Originally published on Trigger Points Anthology on November 28, 2015 By Dawn Daum.


Introducing Trigger Points Contributor Keri-Anne Livingstone, author of The Beautiful Thing About Triggers.

1. What was the most surprising thing about becoming a parent?
That being honest with my kids from the beginning about my own shortcomings, frustrations and admitting mistakes would dissolve walls of confusion, create a connection between us that blew me away (considering their age) and bring forth in them their natural ability to empathize and feel compassion. I realized growing up how many times there was mysterious energy around the truth that was NOT being said and in that space I was led to fill in the gaps myself – usually making it about something I had done. I didn’t want this for my kids. I wanted them to never wonder or manifest a story that doubted their worthiness or value.

2. Tell us about one of your proudest parenting moments.
My son (5 at the time) was acting out in school and his PE teacher (not thinking) told him that he should be “ashamed of himself”. She didn’t realize that the words she heard so often and uses now are heard by children that understand what those emotions mean. At first I was a total Momma Bear and wanted to rip her face off for allowing doubt into my child having him tell me that it means he shouldn’t like himself for what he did.

Being an emotional empowerment coach I had to practice what I preach, so I felt all the feelings I had and let them move through me – anger, sadness, guilt and hurt until I felt clear enough to approach the teacher.

The next day I spoke to her directly only to discover that she saw NO ISSUE with the words she used. I was her wake up call. And I spoke from my heart. My open, raw and vulnerable heart. I went into the fight armourless and shared with her what it was like to hear my sons confusion. For her to know what those words do to people and that I was sorry she experienced them as a child. I told her that she didn’t deserve to hear them either. She was older and felt genuinely confused by the confrontation which I had a deep compassion for. I told her that she needed to apologize to my son for her words.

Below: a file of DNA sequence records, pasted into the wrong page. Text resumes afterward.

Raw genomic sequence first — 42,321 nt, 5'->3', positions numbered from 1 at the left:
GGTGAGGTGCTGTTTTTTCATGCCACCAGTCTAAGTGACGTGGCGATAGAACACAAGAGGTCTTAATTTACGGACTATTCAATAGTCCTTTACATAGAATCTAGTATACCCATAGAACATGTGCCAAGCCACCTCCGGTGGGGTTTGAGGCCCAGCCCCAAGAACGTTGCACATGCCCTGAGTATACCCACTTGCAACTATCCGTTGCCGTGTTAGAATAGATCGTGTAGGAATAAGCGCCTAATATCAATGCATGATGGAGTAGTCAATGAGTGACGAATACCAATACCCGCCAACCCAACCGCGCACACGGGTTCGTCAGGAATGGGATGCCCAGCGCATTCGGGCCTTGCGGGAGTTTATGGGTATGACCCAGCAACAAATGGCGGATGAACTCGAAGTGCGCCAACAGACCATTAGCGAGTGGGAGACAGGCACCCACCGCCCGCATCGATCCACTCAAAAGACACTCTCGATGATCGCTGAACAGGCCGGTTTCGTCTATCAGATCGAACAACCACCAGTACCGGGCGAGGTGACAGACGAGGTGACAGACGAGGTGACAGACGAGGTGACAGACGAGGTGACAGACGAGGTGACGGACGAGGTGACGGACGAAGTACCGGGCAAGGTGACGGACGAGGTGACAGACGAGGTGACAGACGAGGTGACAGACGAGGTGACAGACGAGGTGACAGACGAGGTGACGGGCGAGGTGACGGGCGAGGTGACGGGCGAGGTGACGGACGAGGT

A few weeks went by and she hadn’t apologized. I heard her mom was ill so I let the time slide a bit as part of me wanted to go right back to her and be angry. But I held out and had faith it would happen.
Sure enough, three weeks later she showed up at his classroom door and called him out into her office (which of course made him think he was in trouble). She sat him down and told him how sorry she was. She told him that she would never use those words again to him or any other child. And he forgave her.

The connection between them (and her and I) is palpable.
I was proud that I was able to move through that experience with full vulnerability I not only gave my son a gift learning that he is worthy of an adults apology but that there is strength in admitting your mistakes and that it is never too late to make things right. I see also that gave her the opportunity to learn from a five year old boy about how worthy she was of forgiveness.

3. Was it difficult for you to participate in this project? What strength did you pull from to get past the fear and contribute?